The statute continues as noted ante. Mother argues the language of the first portion of the statute, but omits and declines to address the sentence closely following mother's quoted portion, which provides that "[r]eunification services are subject to the applicable time limitations imposed in subdivision (a)."*fn6 (Italics added.)

The referenced time limits provide that reunification services normally may not extend beyond 12 months from the start of dependency proceedings. If the 12-month mark is successfully reached, specific circumstances must be shown to justify extending services to 18 months or, in very rare circumstances, 24 months. (§ 361.5, subds. (a)(1)(A), (a)(3), (a)(4).)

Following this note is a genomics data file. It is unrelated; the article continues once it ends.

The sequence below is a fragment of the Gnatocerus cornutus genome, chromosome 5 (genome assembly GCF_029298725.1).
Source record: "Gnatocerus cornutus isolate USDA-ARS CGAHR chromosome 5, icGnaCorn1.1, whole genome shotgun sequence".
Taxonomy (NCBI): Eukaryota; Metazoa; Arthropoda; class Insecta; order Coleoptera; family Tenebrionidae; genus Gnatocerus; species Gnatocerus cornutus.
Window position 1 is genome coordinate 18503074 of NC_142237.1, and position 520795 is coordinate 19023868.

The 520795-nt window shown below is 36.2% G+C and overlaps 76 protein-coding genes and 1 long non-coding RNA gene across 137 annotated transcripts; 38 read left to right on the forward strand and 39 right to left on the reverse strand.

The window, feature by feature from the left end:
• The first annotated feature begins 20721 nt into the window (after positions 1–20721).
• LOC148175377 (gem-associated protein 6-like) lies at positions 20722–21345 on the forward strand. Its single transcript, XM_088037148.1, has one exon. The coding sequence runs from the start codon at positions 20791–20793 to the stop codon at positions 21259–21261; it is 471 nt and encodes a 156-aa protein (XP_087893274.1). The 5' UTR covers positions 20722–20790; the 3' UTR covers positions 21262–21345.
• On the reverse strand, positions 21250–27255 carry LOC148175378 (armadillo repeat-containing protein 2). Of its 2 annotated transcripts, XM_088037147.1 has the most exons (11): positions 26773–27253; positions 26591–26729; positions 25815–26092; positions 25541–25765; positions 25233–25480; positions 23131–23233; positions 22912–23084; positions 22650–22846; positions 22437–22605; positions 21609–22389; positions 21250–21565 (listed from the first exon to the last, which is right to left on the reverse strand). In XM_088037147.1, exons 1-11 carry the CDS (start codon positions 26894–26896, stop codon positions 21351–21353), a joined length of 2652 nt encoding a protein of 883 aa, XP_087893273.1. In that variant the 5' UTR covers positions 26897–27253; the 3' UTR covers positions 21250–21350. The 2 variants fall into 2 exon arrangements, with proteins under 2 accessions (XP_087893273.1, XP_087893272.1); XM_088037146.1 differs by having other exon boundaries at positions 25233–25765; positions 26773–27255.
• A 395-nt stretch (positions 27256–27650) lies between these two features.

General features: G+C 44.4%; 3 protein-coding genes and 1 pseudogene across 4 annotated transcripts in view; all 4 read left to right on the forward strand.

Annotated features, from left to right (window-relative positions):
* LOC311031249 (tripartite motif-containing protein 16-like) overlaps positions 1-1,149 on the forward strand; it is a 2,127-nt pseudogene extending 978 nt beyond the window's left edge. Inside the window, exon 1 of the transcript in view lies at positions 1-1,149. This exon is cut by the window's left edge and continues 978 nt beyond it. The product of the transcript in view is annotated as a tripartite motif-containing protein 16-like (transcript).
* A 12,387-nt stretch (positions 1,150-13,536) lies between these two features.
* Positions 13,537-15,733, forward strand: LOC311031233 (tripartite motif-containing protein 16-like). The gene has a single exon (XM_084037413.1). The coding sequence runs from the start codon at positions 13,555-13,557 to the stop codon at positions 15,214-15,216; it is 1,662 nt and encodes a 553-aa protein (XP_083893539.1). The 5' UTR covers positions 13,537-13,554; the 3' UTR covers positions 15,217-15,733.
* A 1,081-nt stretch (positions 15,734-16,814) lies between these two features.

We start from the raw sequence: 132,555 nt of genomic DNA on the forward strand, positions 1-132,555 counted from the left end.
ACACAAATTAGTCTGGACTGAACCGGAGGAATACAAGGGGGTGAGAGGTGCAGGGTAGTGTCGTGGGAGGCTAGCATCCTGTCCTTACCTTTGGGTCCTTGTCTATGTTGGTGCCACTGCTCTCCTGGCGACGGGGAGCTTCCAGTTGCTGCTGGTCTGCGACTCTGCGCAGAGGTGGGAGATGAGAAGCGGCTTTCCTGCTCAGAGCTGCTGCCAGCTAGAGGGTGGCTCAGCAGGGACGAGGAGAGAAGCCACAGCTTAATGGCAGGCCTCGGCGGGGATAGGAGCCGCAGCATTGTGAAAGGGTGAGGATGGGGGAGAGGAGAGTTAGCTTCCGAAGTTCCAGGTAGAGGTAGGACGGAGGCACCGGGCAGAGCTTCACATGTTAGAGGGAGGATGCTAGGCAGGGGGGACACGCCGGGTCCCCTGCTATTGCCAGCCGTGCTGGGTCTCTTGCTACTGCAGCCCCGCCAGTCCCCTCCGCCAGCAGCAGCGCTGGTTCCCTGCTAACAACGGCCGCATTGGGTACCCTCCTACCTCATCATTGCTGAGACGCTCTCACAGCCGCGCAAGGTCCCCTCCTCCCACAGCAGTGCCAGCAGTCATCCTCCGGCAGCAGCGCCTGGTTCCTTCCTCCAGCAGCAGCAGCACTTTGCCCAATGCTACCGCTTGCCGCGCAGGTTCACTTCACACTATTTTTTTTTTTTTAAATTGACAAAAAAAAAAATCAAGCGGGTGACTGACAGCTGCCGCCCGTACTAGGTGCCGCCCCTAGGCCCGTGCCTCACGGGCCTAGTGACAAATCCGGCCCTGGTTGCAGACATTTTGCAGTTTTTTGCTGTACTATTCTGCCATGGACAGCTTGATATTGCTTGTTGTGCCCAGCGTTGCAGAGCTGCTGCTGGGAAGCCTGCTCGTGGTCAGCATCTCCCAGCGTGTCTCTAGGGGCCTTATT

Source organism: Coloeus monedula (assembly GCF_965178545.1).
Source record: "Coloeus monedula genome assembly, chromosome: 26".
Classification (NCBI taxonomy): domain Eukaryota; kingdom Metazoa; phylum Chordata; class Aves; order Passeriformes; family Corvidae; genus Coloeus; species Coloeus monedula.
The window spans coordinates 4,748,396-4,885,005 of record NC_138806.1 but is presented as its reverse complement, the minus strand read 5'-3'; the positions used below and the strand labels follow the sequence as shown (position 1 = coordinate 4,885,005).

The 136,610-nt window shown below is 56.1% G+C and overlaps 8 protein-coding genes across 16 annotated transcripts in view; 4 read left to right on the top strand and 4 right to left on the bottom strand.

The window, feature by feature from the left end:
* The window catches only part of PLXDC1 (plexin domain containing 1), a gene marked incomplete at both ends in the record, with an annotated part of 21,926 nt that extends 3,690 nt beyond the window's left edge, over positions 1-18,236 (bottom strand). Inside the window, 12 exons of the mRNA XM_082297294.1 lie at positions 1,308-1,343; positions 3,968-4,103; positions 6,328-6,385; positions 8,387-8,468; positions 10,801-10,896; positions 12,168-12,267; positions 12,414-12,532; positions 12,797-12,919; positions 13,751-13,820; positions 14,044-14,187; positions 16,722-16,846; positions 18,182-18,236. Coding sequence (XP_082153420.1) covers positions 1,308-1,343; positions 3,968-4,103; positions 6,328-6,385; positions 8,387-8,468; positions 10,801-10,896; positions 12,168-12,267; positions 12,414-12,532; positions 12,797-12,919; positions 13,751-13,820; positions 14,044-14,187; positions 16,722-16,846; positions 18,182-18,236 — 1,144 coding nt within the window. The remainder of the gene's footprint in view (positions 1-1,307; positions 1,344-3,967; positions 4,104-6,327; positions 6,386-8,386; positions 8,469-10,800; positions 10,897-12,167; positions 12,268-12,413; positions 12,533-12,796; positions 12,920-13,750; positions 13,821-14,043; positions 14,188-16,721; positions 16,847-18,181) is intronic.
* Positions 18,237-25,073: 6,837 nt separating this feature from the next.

It was undisputed at the time of the juvenile court's ruling that mother would not be released from prison until August 2011--clearly after 18 months had elapsed from the start of protective custody.*fn7 Therefore, we must determine whether the juvenile court had the discretion to order services where the children's return to mother was factually impossible within 18, or even 24, months.*fn8